By Stacie Prada
Family relationships are hard. I look back at decades of immediate and extended family holiday gatherings, and I notice what has changed and what seems like a given. Long-held disconnects or resentments lie beneath the surface and feel ready to erupt at any moment.
Consider as mere mortals, it’s rare to be perfect in these moments. I’ve left family gatherings spending huge amounts of time thinking about what was said, what wasn’t said, and what pushed my buttons. I’ve lectured myself about what I should have done differently and how I shouldn’t let people’s comments or opinions anger me. I’ve been relieved when it’s over and I won’t need to deal with it again until the next holiday.
Dropping it until the next time I see them again prevents me from having a different experience next time.
When I worked in a wood shop and made mistakes, I’d default to reminding myself: “Being good at a craft isn’t about doing everything perfectly; it’s about knowing how to fix mistakes.”
I’ve taken to applying this concept to relationships. While I wouldn’t call an interaction a mistake, I will acknowledge plenty of times where I wish I’d reacted differently in a situation. Instead of a mistake, I’ll call it letting my frustrations show. While those moments are uncomfortable and possibly embarrassing, they’re consistently opportunities to open a dialogue and nurture relationships.
When asked how a recent holiday gathering went, I joked that no one killed each other and we all still love each other. While tears were shed and shocking comments were made, I was blown away that in each moment someone acted with grace and stayed in the conversation. It’s that grace that heartened me and inspired me to follow up with people after the event. Some were earnest conversations while others where quick comments during a hug. “I’m proud of you.” “Thank you for being kind when that was said to you.” “I love you.”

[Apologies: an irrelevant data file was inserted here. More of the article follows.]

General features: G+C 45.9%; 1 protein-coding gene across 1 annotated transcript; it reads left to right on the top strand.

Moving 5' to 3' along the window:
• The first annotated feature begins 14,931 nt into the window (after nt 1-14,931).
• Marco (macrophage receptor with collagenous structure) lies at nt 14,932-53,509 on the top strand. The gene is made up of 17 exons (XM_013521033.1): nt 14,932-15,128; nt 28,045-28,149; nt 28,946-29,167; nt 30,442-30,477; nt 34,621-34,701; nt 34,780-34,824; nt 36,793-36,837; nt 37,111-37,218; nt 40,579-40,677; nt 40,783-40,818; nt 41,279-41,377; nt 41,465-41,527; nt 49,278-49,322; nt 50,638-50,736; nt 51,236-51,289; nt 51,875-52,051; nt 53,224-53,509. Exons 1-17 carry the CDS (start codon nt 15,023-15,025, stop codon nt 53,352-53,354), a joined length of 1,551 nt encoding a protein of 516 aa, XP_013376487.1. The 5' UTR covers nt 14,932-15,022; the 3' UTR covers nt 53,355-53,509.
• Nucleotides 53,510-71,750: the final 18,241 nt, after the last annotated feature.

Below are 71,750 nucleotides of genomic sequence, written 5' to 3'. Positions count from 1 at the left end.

While I’m tempted to write a note instead of talking to them, I see a huge benefit to saying these things instead of sending a one-way written note. Saying it to them gives them the chance to respond without a lot of extra effort. It invites more reflection and conversation without demanding it.
I can acknowledge what hurts while knowing with certainty that we’re all doing our best in each moment. I don’t need to behave perfectly, and neither does anyone else. If someone shows frustration and behaves poorly, I can listen and know they must need to say it. I can lead with grace by letting them say all they need to say and showing compassion for their pain. Whether I agree or not isn’t the point. I’m choosing to keep this relationship, and helping people have their cathartic moments has helped us move on from some of those past hurts.
Yes, I joked that we didn’t kill each other the last time we were together. Yet I am extremely proud of how far we’ve all come in how we interact. We spend more time listening and showing compassion for each other. We’re having the hard conversations that need to happen if we want to nurture our relationships. We’ve been through a lot individually and collectively, and I’m grateful we keep coming back.
Being good at relationships isn’t about being perfect. It’s about nurturing them with sincerity and kindness when they’re not as good as we’d like them to be and when they’re already great.
*Stacie Prada was diagnosed with RRMS in 2008 at the age of 38. Her blog, “Keep Doing What You’re Doing” is a compilation of inspiration, exploration, and practical tips for living with Multiple Sclerosis while living a full, productive, and healthy life with a positive perspective. It includes musings on things that help her adapt, cope and rejoice in this adventure on earth. Please visit her at stacieprada.blogspot.com